A traveling carnival employee, Stanton Carlisle (Tyrone Power, The Mark of Zorro), schemes his way into a mind-reading act created by the carnival’s mentalist, Zeena (Joan Blondell, Three on a Match). Stanton becomes so popular with audiences that he decides to leave Zeena to pursue a career outside the carnival. But Stanton pays a huge price for his overly-ambitious attitude.
Reaction & Thoughts:
Though Nightmare Alley wasn’t initially well received, this downbeat thriller reflects postwar malaise better than any other film from the era. Director Edmund Goulding (Dark Victory and The Old Maid) took the film so deep inside the darkest of alleys that the noir genre has tried to look for a safe exit ever since.
Nightmare Alley has a pretty straightforward narrative. It’s a typical Hollywood linear storyline. Surprisingly, however, the film is anything but ordinary. If “life is a carnival,” then get ready for one horrifying masquerade. This is one wicked movie. Jules Furthman’s script, based on the novel by William Lindsay Gresham, takes the viewer on a merry-go-round ride from hell. You almost hear Rod Serling’s words, “You are about to enter another dimension …”
One of the most important components of the film is its kooky atmosphere. Nightmare Alley has a unique look. There is something off-putting about how the film was shot — Lee Garmes’s (Duel in the Sun) superb b/w cinematography makes everything look strange, forbidden. The incessant use of dark shadows makes the simplest scenes look like something out of a German Expressionist film. The sets are equally bizarre. You can tell that a lot of thought went into the overall sinister tone of film.
Tyrone Power is simply sensational. He never gave a more impressive performance than here. Being impossibly handsome became a distinct disadvantage as he tried to challenge himself. Power was eager to play something different and he got his wish with the role of the unscrupulous carny. Staton is not only a heel, but he’s also a ruthless sociopath; a man incapable of empathy. Power’s natural charm and good looks add another layer to his odious character.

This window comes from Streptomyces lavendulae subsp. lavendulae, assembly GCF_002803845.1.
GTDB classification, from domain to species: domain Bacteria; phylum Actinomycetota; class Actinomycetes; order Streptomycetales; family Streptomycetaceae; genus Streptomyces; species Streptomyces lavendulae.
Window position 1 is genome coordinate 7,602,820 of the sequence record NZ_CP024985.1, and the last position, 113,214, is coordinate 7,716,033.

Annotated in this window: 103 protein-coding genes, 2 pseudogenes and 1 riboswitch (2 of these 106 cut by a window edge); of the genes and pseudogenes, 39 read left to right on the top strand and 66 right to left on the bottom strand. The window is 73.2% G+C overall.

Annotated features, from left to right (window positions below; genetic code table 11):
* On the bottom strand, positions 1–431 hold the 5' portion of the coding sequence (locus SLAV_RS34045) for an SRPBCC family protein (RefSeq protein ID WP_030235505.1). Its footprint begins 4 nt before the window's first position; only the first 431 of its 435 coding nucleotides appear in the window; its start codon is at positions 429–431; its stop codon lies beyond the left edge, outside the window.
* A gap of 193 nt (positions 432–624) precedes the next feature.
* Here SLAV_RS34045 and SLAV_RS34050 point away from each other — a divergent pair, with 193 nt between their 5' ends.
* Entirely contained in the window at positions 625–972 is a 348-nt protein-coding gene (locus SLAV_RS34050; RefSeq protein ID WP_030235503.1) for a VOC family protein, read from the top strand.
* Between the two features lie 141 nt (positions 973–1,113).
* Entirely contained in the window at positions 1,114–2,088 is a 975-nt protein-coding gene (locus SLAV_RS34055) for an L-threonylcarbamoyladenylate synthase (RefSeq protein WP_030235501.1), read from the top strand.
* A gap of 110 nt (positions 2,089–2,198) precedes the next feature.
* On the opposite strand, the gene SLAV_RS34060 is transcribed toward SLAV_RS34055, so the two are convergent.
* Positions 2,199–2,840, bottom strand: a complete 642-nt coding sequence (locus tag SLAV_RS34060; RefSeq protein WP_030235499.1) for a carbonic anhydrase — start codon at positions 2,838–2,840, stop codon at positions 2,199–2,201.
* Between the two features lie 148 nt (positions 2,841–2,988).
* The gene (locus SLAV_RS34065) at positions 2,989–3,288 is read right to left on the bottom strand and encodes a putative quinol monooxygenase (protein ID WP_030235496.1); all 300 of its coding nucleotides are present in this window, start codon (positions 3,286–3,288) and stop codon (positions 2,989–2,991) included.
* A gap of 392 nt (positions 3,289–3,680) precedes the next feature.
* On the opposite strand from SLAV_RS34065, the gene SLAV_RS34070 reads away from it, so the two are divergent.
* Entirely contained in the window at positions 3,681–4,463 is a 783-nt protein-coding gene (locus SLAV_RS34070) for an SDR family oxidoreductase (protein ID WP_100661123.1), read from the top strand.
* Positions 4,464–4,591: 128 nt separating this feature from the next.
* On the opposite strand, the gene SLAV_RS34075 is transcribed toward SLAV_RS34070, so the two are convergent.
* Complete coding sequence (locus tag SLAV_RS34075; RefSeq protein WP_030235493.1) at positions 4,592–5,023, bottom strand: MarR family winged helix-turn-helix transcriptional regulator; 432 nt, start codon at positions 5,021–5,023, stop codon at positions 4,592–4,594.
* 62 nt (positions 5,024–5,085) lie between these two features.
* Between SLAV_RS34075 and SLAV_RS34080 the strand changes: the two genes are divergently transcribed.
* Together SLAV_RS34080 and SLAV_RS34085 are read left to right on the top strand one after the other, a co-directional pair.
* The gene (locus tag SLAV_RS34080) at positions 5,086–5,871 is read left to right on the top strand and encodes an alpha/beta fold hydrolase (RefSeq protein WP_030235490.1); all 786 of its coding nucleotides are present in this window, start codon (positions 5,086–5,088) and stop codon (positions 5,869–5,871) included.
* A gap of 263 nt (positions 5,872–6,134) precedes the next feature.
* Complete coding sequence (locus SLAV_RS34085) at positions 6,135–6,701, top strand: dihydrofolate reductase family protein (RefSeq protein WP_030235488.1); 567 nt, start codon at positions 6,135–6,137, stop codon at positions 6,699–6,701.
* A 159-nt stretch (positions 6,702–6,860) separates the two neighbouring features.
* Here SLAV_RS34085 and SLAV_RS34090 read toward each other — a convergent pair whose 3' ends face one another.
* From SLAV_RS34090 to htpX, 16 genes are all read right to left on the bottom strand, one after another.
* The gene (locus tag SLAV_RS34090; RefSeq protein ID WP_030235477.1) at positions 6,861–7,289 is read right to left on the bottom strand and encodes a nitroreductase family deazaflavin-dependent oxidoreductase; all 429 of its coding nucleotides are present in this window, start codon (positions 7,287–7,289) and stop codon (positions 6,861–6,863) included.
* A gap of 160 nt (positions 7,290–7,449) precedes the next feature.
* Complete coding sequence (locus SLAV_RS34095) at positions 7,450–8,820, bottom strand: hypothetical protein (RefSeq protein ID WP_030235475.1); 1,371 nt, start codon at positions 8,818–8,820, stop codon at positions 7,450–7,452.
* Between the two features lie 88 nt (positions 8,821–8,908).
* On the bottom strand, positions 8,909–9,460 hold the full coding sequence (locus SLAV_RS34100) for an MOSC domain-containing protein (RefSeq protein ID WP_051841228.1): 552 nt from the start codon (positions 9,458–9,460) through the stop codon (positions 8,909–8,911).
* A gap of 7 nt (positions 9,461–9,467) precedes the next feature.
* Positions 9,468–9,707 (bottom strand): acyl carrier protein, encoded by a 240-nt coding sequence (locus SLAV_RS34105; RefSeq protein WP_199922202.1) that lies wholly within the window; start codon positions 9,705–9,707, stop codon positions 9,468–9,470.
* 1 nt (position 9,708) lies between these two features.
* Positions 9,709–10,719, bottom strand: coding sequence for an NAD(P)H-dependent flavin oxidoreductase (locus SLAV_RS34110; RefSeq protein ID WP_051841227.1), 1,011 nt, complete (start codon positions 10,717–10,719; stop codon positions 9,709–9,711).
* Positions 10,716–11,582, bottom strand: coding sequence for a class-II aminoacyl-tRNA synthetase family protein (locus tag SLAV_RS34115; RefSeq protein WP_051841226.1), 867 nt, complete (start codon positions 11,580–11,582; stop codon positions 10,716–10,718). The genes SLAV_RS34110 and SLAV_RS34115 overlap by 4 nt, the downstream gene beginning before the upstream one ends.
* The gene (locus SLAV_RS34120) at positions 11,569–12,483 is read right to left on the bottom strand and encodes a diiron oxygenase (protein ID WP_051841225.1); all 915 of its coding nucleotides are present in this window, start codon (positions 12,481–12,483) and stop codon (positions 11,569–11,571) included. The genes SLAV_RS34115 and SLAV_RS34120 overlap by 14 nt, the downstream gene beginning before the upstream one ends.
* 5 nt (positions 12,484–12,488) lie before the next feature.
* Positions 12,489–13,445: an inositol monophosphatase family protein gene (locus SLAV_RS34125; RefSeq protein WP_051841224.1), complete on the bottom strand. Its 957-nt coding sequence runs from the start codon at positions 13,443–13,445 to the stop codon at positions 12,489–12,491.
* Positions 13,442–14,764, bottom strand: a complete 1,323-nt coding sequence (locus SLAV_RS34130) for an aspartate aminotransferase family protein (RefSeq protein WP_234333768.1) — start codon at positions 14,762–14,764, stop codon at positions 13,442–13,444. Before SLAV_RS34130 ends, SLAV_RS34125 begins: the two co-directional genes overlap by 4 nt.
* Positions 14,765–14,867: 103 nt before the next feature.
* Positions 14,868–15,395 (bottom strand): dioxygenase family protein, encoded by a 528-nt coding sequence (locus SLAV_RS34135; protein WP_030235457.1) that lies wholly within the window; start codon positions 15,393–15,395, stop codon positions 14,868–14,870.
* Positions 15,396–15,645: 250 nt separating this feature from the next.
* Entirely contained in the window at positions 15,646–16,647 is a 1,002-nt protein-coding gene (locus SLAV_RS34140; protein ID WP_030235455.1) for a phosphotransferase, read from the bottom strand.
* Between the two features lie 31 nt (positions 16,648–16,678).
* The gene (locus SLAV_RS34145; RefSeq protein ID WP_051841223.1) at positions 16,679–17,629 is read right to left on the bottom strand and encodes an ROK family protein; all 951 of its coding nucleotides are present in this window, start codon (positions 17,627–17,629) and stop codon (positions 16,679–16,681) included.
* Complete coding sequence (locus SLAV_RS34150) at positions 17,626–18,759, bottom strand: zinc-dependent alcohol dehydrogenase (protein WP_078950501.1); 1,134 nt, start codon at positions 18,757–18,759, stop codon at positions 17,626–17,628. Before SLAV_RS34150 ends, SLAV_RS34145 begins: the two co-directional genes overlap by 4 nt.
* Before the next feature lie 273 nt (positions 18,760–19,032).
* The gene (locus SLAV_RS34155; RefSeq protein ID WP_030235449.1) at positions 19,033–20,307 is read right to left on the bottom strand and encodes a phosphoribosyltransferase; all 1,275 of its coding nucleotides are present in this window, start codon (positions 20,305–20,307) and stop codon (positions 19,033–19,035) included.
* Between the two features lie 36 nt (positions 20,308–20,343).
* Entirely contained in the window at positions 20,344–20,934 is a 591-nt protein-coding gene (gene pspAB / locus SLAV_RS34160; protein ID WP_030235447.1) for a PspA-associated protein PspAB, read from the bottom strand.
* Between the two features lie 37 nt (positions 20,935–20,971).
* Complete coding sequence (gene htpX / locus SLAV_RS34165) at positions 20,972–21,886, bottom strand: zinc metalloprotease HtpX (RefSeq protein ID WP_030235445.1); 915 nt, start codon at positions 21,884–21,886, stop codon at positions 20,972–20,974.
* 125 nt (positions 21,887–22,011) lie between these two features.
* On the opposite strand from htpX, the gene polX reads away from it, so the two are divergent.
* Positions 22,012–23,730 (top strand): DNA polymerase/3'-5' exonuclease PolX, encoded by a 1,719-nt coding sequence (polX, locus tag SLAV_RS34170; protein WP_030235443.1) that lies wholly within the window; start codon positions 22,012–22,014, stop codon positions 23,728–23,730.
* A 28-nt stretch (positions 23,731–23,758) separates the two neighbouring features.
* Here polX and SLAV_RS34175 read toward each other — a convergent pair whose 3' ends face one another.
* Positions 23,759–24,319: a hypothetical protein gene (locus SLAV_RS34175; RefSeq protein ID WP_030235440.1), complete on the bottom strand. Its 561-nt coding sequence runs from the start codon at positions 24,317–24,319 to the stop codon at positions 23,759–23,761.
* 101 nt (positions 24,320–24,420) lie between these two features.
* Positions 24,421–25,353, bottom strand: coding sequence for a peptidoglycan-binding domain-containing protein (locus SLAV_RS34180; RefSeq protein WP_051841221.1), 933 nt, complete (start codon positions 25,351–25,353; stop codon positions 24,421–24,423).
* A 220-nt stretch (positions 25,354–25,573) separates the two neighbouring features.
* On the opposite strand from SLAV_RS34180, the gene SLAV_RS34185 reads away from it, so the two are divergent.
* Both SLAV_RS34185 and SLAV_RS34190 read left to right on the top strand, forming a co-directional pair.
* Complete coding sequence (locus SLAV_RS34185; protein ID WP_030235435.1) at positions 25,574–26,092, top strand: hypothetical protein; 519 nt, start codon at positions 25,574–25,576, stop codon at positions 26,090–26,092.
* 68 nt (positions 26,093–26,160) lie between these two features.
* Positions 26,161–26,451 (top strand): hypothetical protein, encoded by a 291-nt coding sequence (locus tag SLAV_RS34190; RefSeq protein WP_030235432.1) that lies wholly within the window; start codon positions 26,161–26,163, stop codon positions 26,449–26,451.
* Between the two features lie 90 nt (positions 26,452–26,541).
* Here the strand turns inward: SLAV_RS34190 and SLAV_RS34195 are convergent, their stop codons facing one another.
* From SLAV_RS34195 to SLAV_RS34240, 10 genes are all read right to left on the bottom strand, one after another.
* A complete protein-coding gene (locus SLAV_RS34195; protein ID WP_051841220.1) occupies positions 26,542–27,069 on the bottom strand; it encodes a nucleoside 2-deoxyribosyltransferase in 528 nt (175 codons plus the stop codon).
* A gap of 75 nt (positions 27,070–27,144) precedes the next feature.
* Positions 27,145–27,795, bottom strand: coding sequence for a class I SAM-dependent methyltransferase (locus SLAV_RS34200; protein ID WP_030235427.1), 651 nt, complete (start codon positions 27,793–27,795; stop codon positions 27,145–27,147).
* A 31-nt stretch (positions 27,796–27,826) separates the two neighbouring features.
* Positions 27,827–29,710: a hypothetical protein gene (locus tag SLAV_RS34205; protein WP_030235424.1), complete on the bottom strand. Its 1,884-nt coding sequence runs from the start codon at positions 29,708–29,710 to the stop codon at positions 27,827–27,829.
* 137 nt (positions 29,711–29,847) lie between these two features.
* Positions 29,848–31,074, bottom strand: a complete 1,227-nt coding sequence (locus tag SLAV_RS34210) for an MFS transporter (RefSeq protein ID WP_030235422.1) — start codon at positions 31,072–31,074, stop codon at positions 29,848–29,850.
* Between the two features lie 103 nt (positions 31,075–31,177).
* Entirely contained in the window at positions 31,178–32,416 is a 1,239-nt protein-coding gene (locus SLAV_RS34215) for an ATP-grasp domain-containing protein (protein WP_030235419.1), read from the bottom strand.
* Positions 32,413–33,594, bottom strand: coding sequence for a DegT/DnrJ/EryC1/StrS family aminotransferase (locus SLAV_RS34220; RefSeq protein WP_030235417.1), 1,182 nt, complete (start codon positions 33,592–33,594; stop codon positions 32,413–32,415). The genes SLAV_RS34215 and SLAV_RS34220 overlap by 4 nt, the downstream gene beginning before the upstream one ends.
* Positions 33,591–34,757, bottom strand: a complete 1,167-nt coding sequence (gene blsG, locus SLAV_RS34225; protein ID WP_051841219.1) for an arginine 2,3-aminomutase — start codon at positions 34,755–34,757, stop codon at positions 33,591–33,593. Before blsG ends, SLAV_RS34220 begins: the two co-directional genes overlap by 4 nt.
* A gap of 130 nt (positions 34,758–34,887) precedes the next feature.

The supporting characters are well-developed. Most curious is the role of the psychoanalyst, played exceedingly well by Helen Walker (Call Northside 777). This lady is scary — the femme fatale to end all femme fatales. She’s unscrupulous to the ninth degree, but you can’t tell by just looking at her — her refined exterior hides the fact that she’s an ugly monster. The character successfully pushes the idea that there’s not much difference between carnival attractions and the real world — both places are filled with “oddities.”
Blondell is excellent as Zeena. She holds her own against both Power’s and Walker’s no-holds-barred performances — it’s one of her best roles. The fine supporting cast also includes Ian Keith (The Sign of the Cross) as Blondell’s alcoholic husband, Coleen Gray (Kiss of Death) as Power’s love interest, and the inimitable tough guy Mike Mazurki (Murder, My Sweet) as Bruno The Strong Man.
Conclusions & Final Thoughts:
Nightmare Alley is relentlessly grim and nasty. It seems that this meticulously put together thriller had one aim: make viewers feel uncomfortable. But behind the tone of misanthropic sourness, the film shows some truths about human nature. Above all, Nightmare Alley displays postwar discontent in its rawest, purest form. It’s a representation of a particular mood and as such it is an utterly fascinating and really scary movie. B&W, 110 minutes, Not Rated.